Two audio cassettes. Recorded at his home. Born in Dupont, just south of St. Augustine, on 4 July. His mother ran a jook joint, where he was first exposed to music and dance. He hoboed, played street music, worked for railways, and played at nightclubs in South Florida. In the interviews, he discusses jook joints; growing in East Florida; segregation; popular dances; building of the Dixie Highway; moving to New York; returning as a musician (washboard player) to West Palm Beach in 1947; his collection of black historical memorabilia; and his stories. In 1956, he made a recording with Pete Seeger and Sonny Terry called Washboard Country Band. In 1992, he won the Florida Folk Heritage Award. The Folk Arts in Education Project in Palm Beach County was a joint venture between the Palm Beach County School System and the Florida Folklife Program. It was conducted between 1986 and 1987 by folklorist Jan Rosenberg with funding from the National Endowment for the Arts to add to existing social studies curriculum. The goal was to impart an appreciation of multi-ethnic traditions and provide a sense of place to the mobile student population. The project focused on the Florida Studies component for fourth grade students. The project consisted of field research to identify local traditions and folk artists, a series of five two-day seminars to acquaint teachers with the use of folklore and folk arts, in-school programs conducted by a folklorist and traditionalist, which included visits by local folk artists. In total, the project involved 15 schools with 779 students.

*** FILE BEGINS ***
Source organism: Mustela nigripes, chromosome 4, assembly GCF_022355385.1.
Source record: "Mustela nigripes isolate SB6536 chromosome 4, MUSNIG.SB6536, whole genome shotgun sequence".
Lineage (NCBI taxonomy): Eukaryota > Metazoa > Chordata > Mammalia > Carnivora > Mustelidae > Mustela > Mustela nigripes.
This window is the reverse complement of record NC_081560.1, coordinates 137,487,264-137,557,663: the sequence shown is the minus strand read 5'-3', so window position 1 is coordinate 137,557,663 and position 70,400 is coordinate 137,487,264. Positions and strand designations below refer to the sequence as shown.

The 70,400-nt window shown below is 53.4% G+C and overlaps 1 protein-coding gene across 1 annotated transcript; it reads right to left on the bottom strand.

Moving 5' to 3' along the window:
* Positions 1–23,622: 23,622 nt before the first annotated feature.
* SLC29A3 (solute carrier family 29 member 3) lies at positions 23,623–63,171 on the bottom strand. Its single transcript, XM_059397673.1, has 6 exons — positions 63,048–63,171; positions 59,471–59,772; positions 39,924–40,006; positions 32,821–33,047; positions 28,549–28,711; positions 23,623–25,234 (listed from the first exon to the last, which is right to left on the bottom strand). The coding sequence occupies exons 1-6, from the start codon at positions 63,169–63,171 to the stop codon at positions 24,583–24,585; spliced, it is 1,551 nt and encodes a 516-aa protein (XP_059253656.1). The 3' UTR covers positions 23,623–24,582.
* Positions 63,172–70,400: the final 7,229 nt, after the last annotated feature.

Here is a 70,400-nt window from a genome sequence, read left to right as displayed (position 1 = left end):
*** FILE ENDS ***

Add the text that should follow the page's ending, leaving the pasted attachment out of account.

Collection
Interview with Washboard Bill Cooke on entertainment in Florida

Interview with Washboard Bill Cooke on entertainment in Florida

Date
1987-08-18
Description